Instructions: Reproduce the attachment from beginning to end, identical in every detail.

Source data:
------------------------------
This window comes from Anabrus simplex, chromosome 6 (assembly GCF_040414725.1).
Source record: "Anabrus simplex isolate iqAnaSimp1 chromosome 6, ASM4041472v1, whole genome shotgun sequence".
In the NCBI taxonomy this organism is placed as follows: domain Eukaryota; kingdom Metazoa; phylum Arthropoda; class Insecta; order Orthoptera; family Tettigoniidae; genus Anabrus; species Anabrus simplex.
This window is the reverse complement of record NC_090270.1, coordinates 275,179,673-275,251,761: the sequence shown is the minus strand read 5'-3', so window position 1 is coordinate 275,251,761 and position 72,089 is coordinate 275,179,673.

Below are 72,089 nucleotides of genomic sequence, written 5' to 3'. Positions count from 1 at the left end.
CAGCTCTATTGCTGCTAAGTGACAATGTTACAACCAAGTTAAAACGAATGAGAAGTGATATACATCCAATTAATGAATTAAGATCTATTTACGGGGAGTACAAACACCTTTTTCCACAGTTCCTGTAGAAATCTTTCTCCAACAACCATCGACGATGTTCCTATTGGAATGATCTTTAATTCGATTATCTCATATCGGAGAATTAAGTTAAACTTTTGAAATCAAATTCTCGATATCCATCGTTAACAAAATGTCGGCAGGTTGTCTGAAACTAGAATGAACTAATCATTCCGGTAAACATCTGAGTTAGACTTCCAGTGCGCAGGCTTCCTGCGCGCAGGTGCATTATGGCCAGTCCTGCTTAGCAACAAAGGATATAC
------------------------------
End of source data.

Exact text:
This window comes from Anabrus simplex, chromosome 6 (assembly GCF_040414725.1).
Source record: "Anabrus simplex isolate iqAnaSimp1 chromosome 6, ASM4041472v1, whole genome shotgun sequence".
In the NCBI taxonomy this organism is placed as follows: domain Eukaryota; kingdom Metazoa; phylum Arthropoda; class Insecta; order Orthoptera; family Tettigoniidae; genus Anabrus; species Anabrus simplex.
This window is the reverse complement of record NC_090270.1, coordinates 275,179,673-275,251,761: the sequence shown is the minus strand read 5'-3', so window position 1 is coordinate 275,251,761 and position 72,089 is coordinate 275,179,673.

Below are 72,089 nucleotides of genomic sequence, written 5' to 3'. Positions count from 1 at the left end.
CAGCTCTATTGCTGCTAAGTGACAATGTTACAACCAAGTTAAAACGAATGAGAAGTGATATACATCCAATTAATGAATTAAGATCTATTTACGGGGAGTACAAACACCTTTTTCCACAGTTCCTGTAGAAATCTTTCTCCAACAACCATCGACGATGTTCCTATTGGAATGATCTTTAATTCGATTATCTCATATCGGAGAATTAAGTTAAACTTTTGAAATCAAATTCTCGATATCCATCGTTAACAAAATGTCGGCAGGTTGTCTGAAACTAGAATGAACTAATCATTCCGGTAAACATCTGAGTTAGACTTCCAGTGCGCAGGCTTCCTGCGCGCAGGTGCATTATGGCCAGTCCTGCTTAGCAACAAAGGATATAC